BARBARO, the American leader and winner of the Kentucky Derby, was born on some farm in either Kentucky or Pennsylvania. A brilliant runner and mudder, whose insistence upon nonviolence in the Gandhian tradition accounted for the success of the movement, Barbaro was assassinated on January 29, 2007, in Kennett Square, Pennsylvania, by a white man.
I have bad news for you, for all our fellow citizens, and people who love peace all over the world, and that is that BARBARO was operated on and killed tonight.
BARBARO dedicated his life to love and to justice for his fellow human beings, and he died because of that effort.
In this difficult day, in this difficult time for the United States, it is perhaps well to ask what kind of a nation we are and what direction we want to move in. For those of you filled with bitterness, with hatred, and desire for revenge. We can move in that direction as a country, in great polarization – equestrian amongst equestrian, thoroughbred amongst thoroughbred, filled with hatred toward one another.
Or we can make an effort, as Barbaro did, to understand and to comprehend, and to replace that violence, that stain of bloodshed that has spread across our land, with an effort to understand that compassion and love.
For those of you who are tempted to be filled with hatred and distrust at the injustice of such an act, against all who deceive by saying they help horses, I can only say that I feel in my own heart the same kind of feeling. I had a member of my family killed, but he was killed by a white man. But we have to make an effort in the United States, we have to make an effort to understand, to go beyond these rather difficult times.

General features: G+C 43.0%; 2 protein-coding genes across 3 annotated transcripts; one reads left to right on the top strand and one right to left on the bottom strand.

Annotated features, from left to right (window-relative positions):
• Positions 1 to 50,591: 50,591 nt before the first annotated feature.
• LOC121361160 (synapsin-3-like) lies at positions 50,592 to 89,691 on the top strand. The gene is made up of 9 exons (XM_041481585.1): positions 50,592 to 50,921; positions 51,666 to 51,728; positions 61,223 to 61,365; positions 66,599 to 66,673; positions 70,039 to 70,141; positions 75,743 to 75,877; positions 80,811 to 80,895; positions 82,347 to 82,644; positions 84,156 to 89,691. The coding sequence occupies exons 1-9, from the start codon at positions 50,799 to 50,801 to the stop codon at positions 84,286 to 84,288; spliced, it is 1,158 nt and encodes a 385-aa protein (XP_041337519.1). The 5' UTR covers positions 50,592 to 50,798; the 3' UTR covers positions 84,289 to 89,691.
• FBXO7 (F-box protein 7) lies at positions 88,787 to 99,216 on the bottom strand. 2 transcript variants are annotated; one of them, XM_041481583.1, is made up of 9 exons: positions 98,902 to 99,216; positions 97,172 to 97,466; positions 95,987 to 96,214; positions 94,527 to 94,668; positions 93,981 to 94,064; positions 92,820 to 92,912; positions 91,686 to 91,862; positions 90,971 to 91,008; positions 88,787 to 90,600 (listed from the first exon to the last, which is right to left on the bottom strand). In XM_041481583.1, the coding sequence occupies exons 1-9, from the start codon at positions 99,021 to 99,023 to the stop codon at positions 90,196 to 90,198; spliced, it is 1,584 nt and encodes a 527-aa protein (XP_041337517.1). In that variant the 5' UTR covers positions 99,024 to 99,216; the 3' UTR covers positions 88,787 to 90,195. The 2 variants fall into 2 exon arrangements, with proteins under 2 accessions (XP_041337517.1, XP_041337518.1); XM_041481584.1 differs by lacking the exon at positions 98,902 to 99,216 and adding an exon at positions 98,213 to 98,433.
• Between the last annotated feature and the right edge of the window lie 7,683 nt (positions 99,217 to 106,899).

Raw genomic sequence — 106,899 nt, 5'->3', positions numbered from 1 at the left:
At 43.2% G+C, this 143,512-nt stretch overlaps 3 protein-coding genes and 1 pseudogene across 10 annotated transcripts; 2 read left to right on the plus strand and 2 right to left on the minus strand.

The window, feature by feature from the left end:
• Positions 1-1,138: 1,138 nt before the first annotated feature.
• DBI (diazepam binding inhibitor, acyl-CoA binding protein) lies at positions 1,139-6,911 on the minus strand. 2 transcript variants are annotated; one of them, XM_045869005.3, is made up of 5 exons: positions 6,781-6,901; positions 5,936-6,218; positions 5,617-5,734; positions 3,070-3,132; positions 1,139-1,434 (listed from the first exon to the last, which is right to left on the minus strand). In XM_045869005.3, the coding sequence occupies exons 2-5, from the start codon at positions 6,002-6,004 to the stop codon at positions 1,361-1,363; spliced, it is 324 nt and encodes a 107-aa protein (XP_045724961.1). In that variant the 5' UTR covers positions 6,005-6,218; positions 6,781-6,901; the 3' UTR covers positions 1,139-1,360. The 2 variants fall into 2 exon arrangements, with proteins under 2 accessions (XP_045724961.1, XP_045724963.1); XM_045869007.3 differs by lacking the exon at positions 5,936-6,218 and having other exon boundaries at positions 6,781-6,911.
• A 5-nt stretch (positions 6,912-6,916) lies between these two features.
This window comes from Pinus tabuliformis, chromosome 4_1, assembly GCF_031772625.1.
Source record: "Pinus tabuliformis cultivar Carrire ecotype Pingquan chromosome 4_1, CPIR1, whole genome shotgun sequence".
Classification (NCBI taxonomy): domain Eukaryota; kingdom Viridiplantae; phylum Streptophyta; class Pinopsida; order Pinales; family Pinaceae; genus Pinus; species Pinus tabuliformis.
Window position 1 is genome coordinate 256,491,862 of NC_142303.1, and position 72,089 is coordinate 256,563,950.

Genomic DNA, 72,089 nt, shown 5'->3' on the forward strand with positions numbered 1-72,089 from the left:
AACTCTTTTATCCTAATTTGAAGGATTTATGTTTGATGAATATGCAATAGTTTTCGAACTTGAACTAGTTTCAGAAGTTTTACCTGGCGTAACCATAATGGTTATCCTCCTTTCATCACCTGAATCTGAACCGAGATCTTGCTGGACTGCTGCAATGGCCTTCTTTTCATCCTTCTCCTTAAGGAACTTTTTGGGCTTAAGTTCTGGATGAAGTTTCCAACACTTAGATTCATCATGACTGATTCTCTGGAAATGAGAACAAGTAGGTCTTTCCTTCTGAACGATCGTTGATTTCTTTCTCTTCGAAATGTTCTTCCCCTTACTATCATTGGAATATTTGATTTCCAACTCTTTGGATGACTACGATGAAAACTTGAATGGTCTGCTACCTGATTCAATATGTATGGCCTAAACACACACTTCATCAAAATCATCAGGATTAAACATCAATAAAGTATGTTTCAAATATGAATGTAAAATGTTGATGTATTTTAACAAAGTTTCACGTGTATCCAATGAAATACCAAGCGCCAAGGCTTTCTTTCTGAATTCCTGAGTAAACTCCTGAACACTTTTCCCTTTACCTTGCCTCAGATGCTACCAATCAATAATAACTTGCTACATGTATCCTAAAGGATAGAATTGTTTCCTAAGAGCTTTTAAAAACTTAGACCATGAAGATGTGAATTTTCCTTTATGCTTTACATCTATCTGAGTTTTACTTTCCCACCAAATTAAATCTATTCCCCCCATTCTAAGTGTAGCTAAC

My favorite poet was Aeschylus. He wrote: “In our sleep pain which cannot forget falls drop by drop upon the heart until, in our own despair, against our will, comes wisdom through the awful grace of God.”
What we need in the United States is not division; what we need in the United States is not hatred; what we need in the United States is not violence or lawlessness, but love and wisdom and compassion toward one another, and a feeling of injustice towards those who still suffer within our country, whether they be a Clydesdale or they be Spanish Mustang…
We’ve had difficult times in the past. We will have difficult times in the future. It is not the end of violence; it is not the end of lawlessness; it is not the end of disorder.
But the vast majority of white people and the vast majority of black people in this country want to live together, want to improve the quality of our life, and want justice for all human beings who abide in our land. Let us dedicate ourselves to what the Greeks wrote so many years ago: to tame the savageness of man and to make gentle the life of this world.
Let us dedicate ourselves to that, and say a prayer for our country and for our people.
And for Barbaro.